A house of last resort
There are cockroaches and bedbugs, crack dealers and addicts, but for some at least, a rooming house provides a roof over their heads.
Things might be looking up, though.
Dave has given his one-month notice — a salute to tenancy rules that few rooming house residents bother with — and plans to move in to a new, more stable and supportive rooming house down the street run by a neighbourhood activist and minister.
Until then, he’ll keep grappling with the kinds of small, irritating problems that can balloon into big fights among residents. Most of the doorbells don’t work, meaning visitors often scream up at the house to get a tenant’s attention.
There’s a large hole in the bottom of the mailbox, so mail gets scattered around the stoop. Dave once found his disability cheque lying in a puddle of water at the bottom of the steps, so he microwaved it for seven minutes and it was good enough for the bank.
Dave has lived in the house for two years and has not met the landlords once. He does the math and figures the owners make an easy $75,000 from the Spence Street house. Dave is the one who jokes the owners must be relaxing in the Cayman Islands.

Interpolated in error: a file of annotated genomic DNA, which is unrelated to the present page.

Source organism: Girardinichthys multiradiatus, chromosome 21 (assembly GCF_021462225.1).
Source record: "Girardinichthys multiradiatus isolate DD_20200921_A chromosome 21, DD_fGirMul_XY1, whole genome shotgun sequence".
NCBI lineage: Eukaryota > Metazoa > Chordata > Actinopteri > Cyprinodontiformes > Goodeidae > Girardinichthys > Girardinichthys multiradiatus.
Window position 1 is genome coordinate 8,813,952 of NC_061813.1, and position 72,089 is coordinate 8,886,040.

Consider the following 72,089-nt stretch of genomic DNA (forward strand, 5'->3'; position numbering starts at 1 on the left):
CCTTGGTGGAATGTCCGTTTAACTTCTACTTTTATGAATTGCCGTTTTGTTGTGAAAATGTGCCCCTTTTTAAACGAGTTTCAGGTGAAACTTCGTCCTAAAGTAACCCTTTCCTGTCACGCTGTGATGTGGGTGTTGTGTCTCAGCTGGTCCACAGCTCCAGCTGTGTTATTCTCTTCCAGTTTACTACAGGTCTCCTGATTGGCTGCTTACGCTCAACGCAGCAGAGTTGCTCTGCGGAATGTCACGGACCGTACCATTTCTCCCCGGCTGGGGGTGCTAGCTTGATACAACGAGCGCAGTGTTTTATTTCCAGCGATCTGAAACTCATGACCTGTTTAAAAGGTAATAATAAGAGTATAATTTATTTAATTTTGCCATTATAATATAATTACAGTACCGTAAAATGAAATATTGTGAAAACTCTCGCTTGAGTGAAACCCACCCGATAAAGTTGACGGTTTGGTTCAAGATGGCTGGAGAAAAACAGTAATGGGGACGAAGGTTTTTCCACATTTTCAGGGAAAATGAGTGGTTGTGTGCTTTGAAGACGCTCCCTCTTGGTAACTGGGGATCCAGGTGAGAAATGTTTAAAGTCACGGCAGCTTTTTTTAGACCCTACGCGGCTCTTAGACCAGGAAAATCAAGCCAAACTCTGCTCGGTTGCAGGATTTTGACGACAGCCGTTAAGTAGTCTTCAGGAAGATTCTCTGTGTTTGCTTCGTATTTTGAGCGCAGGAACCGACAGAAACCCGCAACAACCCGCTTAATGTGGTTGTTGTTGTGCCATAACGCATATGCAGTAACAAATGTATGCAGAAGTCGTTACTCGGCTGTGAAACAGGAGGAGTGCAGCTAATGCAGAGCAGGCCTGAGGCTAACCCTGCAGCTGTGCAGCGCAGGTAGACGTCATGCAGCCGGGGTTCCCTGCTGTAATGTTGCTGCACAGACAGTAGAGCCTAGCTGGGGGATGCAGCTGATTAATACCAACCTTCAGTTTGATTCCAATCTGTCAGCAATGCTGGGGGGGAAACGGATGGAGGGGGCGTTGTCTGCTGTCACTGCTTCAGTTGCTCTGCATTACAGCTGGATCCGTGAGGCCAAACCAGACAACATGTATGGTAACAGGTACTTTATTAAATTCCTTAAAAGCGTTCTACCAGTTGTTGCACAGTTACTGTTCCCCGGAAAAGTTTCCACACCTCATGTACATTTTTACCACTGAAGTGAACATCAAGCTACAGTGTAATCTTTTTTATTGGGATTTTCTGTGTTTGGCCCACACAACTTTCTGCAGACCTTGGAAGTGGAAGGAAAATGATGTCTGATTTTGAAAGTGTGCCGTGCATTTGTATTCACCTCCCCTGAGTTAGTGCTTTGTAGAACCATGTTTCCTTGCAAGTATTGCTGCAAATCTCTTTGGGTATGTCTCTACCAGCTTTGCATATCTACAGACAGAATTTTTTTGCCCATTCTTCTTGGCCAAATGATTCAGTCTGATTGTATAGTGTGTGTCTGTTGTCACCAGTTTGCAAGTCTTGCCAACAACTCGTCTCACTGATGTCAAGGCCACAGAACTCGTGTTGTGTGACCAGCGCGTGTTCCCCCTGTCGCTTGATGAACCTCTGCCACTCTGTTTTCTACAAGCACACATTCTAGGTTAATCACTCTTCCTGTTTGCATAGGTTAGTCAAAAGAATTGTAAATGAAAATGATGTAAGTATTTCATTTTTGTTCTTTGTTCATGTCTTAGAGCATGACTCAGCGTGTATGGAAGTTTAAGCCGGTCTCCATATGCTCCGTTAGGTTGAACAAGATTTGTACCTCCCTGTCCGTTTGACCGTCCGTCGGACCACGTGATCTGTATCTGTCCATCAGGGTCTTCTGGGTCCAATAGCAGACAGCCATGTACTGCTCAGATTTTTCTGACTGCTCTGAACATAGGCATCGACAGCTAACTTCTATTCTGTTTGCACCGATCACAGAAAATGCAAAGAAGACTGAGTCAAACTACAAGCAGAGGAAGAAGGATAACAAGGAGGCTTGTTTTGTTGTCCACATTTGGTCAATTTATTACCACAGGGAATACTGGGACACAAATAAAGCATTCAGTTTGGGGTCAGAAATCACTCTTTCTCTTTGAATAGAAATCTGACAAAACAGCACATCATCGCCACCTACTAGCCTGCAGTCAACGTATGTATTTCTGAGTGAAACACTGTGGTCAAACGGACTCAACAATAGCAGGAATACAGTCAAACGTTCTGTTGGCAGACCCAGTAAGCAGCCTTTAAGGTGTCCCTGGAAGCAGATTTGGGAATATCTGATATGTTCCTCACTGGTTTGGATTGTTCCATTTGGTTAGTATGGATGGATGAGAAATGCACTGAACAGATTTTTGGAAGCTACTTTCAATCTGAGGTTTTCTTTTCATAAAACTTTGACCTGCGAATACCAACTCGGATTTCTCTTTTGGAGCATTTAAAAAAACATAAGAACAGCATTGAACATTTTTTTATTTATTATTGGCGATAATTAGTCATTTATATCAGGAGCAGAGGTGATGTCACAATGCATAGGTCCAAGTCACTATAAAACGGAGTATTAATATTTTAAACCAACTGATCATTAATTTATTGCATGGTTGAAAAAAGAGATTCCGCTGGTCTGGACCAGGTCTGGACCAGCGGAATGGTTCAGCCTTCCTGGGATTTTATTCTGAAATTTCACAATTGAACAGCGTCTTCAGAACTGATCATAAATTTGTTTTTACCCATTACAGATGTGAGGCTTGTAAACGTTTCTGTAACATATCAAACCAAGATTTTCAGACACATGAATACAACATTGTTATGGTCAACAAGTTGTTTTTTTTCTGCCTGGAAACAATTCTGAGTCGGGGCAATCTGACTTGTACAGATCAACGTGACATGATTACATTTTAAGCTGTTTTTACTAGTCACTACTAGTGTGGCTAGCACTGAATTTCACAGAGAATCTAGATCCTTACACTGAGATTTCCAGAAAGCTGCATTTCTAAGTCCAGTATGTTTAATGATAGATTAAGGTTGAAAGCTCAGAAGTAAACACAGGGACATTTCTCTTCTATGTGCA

They might as well be. The rooming house is registered to Esperanza and Ruby Pelland, and is one of three they own in the neighbourhood.
But residents say the real owners are two ex-cops, including James Pelland. Six years ago, the CBC ran a series of stories about brazen drug-dealing in the house and a crackdown by the province under the Safer Communities and Neighbourhoods Act. Neighbours, local activists and city councillors were appalled the owner, a patrol sergeant at the time, was ignoring rampant criminal activity on his property and the pleas of neighbours to stop it.
This is a fairly stable time in the Spence house, even though there is no caretaker — a vital part of the alchemy that makes a rooming house function. The last caretaker, a tough, handy guy, was willing to drop the hammer on unruly residents, but he was fired about six months ago. After that, a violent, mentally-ill crack dealer lived in one of the second floor rooms, causing havoc before being evicted -- the kind of bad apple that can upset the delicate compatibility of 18 troubled people living in close quarters.
The dealer was a volatile, intimidating presence, and a relentless mooch. He even made gentle Michael mad.
"Every day it was ‘you got a smoke? You got 20 bucks?’," said Michael, who worked for years at Perth’s Drycleaners until he was laid off in 1983. "I got so mad I almost put my first through the door."
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